Namely whether to offer true Thanksgiving, and accept refugees fleeing prosecution, death, and violence, from war ravaged Syria — or to turn them away at the doors of Forgiveness and Forgetfulness, and let them perish along with our own Consciousness.
And we can be better than that even…
We can be better than those violently stopping the stream of “human refuge” as some have called the “exodus” which emanates from Syria over the last two years, and that is now finally reaching Europe’s Brandenburg Gate, and Paris’ Arrondissments.
Yes, it has been a steady flow of refugees coming from Syria and Turkey into Greece and Europe — for many months now. And it’s been years that the flow has been a trickle. Bow now that it is a veritable river of human refuge — it is being drastically re-evaluated as it arrives in the “more” European capitals, and in the core of Europe, coming in the wake of the terror attacks in Paris…
Now fear reigns supreme… all over Europe.
Fear of the lesser, browner, and weaker people in Paris, Brussels, and Berlin, is nothing new.
But fear of those wandering folks in Washington — is.
PS: We have convened a Conference in Seattle about this subject and want to invite you to participate by RSVP here at the Churchill Society: http://www.meetup.com/ChurchillSociety/events/226952393/
Because we ought to discuss with Courage where we are heading, since…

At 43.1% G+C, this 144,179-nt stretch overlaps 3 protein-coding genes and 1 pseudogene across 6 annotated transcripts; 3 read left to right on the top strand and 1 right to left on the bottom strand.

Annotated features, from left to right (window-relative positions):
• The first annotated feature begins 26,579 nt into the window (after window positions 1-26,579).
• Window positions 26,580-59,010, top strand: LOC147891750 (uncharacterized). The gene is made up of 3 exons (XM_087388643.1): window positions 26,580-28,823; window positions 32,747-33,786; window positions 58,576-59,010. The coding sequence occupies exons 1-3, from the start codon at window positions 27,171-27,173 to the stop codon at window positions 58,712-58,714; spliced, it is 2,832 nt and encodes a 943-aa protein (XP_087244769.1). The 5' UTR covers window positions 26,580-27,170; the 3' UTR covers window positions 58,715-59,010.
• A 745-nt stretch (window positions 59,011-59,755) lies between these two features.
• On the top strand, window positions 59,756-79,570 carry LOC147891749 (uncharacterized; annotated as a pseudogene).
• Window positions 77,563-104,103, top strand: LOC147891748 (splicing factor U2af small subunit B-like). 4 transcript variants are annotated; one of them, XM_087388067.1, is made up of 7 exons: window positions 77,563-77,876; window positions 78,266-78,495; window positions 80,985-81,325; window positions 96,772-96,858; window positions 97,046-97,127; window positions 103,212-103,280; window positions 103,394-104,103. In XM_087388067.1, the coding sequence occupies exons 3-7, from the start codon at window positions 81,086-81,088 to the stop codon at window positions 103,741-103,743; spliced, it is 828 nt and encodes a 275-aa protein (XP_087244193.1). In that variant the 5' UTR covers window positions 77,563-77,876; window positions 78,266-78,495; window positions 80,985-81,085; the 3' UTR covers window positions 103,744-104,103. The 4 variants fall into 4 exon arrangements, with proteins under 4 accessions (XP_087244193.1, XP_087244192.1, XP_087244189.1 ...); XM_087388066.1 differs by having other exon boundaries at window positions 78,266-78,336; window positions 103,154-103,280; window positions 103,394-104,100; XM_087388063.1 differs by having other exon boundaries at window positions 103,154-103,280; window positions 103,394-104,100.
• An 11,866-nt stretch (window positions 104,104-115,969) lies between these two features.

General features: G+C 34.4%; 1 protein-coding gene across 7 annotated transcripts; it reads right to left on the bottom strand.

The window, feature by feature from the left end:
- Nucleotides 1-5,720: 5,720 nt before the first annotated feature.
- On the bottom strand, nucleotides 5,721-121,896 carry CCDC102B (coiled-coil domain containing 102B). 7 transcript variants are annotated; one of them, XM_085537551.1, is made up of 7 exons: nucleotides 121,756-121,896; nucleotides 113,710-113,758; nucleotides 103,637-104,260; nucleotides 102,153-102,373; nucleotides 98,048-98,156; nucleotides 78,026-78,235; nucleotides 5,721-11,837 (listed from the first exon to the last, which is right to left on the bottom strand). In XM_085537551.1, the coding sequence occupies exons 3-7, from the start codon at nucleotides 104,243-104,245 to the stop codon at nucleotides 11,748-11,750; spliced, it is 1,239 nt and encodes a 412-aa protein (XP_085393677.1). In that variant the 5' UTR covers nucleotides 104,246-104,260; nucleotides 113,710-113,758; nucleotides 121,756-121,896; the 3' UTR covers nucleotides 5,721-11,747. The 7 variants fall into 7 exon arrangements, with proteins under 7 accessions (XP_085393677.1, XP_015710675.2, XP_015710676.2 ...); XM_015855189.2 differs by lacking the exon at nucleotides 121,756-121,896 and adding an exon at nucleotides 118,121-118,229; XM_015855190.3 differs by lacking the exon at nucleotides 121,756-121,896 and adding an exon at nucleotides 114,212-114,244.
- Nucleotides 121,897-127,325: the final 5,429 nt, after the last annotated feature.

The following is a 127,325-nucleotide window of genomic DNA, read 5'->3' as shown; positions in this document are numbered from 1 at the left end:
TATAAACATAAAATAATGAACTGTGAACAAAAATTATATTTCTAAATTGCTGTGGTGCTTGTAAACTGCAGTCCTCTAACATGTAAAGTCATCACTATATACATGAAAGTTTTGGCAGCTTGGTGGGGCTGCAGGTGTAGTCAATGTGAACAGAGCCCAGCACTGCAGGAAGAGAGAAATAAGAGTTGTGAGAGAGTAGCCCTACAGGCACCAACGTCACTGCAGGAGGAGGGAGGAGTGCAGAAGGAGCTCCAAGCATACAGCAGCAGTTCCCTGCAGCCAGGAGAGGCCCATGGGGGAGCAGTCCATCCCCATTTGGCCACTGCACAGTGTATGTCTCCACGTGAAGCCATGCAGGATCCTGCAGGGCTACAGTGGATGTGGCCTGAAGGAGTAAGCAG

America, the perennial Republic of Immigrants, always welcoming and always uplifting all of it’s children — has now apparently come of age and feels that demurring from it’s principles is acceptable…
What we happen to forget though is that when America demurres from it’s principles — it also demurres from it’s greatness.
Because today more than two dozen states, and nearly all of them with Republican governors, have stated clear opposition to accepting, protecting, or even housing Syrian refugees within their borders.
Contrast that with several other states with Democratic governors, who have stated they would act upon the law and intake such refugees as they are vetted and welcomed by the proper channels of the United States Immigration authorities.
The U.S. Congress predominantly conservative, is already moving to slow down the tide of refugees reaching these shores, and of course, there is already the substantial vetting process for admitting refugees, and truly “combat age” men only constitute a very small minority of such refugees, whereas families with small children are the vast majority. Nonetheless, refugee opponents rightly note that no immigrant and refugee vetting process is 100% perfect, and thus they argue that we should either delay or even abandon the idea of further re-settlement of refugees here in the United States of America.
The general point is that attitudes toward Syrian refugees are pretty much exactly the same as they have been toward any group seeking refuge within the U.S.